Four important messages from the National Food Strategy about how we can ‘have it all’

Right now, the UK food system as a whole is bad for our health, bad for nature and the climate and, on top that, it is not even offering an economically sustainable livelihood for most farmers. The National Food Strategy, out today, sets out an integrated plan for how we can turn these problems around. Its insights on farming and land use are particularly exciting because they show how we can ‘have it all’: healthy food, as well as restored nature, carbon sinks and sustainable farm businesses.

1. More diversity in farming and land use
When thinking about how to provide more space for nature, there is often a polarised debate between proponents of two approaches: ‘land sparing’ and ‘land sharing’. Land sparing means intensifying farming to produce more food on less land and using the rest of the land to create new, wilder habitats. In contrast land sharing says we should farm in a more extensive, nature friendly way, incorporating nature into actively farmed landscapes. As the National Food Strategy points out, this is not a binary choice and the best thing to do is to pursue both. Much of wildlife is adapted to thrive in a farmed environment, so nature friendly farming is vital. But other wildlife needs more natural, wilder habitats to do well, so we do need to free up some land to create high quality, unfarmed habitat. Having such diversity in farm types will lead to more abundant and resilient nature across the UK.

2. All farm types can be regenerative
Accordingly, some farmland will still need to be managed to produce high yields. But, even this land can and should use the regenerative methods and principles taken from agroecology to restore soil health and reduce harmful inputs. Failure to do so will not only undermine nature restoration and climate change mitigation, but also our ability to produce food as it destroys the essential biology of soil that feeds our crops. Luckily, farmers are already showing how soil can be restored and pesticides and artificial fertilisers reduced while maintaining yields. The National Food Strategy highlights the work of farmer Craig Livingstone who has reduced pesticide use by 42 per cent and industrial fertiliser by 32 per cent through diversifying crops and introducing grazing livestock in rotation, growing cover crops, and using organic compost and farmyard manure. The new Environmental Land Management schemes and farm productivity funding should help more farmers to use these and other regenerative practices.

3. The UK should get ahead in developing alternative protein sources
As I argued in a blog last week, alternative protein sources are coming whether we like it or not. They can be integrated into the food system in a way that protects public health and farmers, but this will not necessarily be the case, and many people are rightfully wary about negative impacts on farm livelihoods. There is still a window in which this transition can be influenced and managed positively before market forces take over, but to take advantage of it the UK needs to position itself at the forefront of these developments. While we have excellent academic research programmes, commercialisation is largely happening in other countries. Anyone concerned about their impact on farmers, public health and the environment should get behind the National Food Strategy’s call for more public investment and the development of a manufacturing base for alternative proteins in the UK. It’s estimated this could create 10,000 manufacturing jobs and secure 6,500 farming jobs to supply inputs rather than importing them.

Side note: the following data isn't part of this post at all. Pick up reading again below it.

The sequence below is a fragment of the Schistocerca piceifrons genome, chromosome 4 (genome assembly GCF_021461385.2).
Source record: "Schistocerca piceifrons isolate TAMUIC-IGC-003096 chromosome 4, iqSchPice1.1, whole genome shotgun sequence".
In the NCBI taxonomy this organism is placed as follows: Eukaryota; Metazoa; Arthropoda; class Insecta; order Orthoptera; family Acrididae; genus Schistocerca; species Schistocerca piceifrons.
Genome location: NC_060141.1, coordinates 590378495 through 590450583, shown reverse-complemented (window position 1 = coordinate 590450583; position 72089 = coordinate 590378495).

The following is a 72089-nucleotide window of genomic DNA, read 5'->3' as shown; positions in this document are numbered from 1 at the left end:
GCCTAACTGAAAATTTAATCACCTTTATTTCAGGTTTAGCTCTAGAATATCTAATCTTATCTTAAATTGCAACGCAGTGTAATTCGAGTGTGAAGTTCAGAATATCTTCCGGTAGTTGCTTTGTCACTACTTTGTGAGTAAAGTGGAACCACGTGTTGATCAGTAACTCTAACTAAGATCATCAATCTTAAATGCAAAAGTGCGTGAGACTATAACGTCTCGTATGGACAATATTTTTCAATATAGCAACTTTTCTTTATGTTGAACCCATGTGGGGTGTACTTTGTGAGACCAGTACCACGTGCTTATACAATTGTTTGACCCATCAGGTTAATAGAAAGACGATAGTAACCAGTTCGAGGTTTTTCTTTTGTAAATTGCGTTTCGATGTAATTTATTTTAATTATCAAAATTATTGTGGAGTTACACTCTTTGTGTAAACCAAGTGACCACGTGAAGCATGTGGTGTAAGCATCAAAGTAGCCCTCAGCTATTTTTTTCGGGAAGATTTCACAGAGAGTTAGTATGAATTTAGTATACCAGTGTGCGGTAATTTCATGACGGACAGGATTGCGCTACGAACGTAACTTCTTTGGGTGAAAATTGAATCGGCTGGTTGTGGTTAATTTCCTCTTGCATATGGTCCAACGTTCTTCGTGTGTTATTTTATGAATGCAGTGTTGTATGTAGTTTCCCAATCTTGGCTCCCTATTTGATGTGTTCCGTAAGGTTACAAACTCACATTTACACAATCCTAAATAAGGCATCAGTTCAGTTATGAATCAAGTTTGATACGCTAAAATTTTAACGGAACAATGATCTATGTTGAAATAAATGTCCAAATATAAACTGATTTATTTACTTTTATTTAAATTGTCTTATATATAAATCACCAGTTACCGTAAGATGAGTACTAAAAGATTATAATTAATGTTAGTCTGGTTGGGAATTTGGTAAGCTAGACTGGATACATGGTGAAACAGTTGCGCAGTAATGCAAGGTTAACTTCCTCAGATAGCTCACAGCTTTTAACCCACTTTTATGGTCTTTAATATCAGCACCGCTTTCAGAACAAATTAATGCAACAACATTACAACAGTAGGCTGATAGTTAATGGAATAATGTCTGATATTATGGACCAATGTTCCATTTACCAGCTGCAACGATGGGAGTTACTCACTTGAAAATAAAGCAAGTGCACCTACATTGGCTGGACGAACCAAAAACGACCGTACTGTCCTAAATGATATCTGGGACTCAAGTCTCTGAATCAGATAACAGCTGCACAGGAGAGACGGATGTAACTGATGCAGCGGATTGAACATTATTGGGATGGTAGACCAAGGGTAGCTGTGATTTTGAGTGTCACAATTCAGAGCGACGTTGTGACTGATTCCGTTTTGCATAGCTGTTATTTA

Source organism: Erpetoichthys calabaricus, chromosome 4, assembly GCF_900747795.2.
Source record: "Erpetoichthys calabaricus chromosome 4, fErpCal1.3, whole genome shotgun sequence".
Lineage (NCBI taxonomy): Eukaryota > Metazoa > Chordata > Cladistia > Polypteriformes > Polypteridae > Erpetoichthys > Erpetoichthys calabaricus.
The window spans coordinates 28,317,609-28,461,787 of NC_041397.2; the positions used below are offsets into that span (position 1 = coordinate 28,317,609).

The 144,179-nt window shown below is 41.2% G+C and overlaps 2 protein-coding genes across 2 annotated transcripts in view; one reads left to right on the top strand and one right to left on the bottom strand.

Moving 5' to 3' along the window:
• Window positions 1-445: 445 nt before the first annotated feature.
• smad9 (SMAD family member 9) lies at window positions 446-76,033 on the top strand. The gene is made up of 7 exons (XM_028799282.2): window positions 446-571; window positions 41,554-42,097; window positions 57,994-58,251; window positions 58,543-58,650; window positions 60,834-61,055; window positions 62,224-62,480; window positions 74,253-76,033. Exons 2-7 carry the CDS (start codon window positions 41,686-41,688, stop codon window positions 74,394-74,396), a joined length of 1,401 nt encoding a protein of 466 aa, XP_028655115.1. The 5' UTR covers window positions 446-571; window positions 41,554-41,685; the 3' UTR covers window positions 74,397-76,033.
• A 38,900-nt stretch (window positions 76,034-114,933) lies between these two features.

4. Trade policy and funding must back farmers to lead change
Farmers are under huge pressure from all sides. Many are heavily reliant on agriculture subsidies to remain in business, due to the low share of the final food price which makes it back to the farmer. The changing climate is leading to unpredictable and extreme weather which can destroy their harvests at a stroke. And the government seems intent on signing trade deals which will let in more food produced to lower standards, creating unfair competition.

Farming subsidies are being phased out and replaced by a system which pays for the environmental benefits farmers provide. This will help to reduce climate risk and reverse nature decline which are both undermining farming. But it is also an opportunity for farmers to create new income streams, selling environmental services alongside food. The current funding is only guaranteed until 2024, creating uncertainty for farmers and making it hard for them to take long term decisions about investing in more sustainable practices. Funding needs to be guaranteed at least at the current level up to 2029.

On trade, the government should urgently take up the recommendation of its own Trade and Agriculture Commission and set core standards that all food imports should meet, so farmers in this country have a level playing field on which to operate, at the same time as being asked to become world leading custodians of the environment. The National Food Strategy is a plan to transform the food system to one that works well for consumers, farmers and the environment. The sooner the government implements it, the better.

One comment

  • Good comments but I suspect the underlying promiority needs to be realising that food supplies must be the priority (and they may vary with time) more than current obsessions with ultra low cost, choice and convenience. As a simple example, restoring fish stocks is vital despite the investment needed plus a willingness to eat fewer fish for a while. I’ve gone into more detail in a paper on food security on the climate coalition website.

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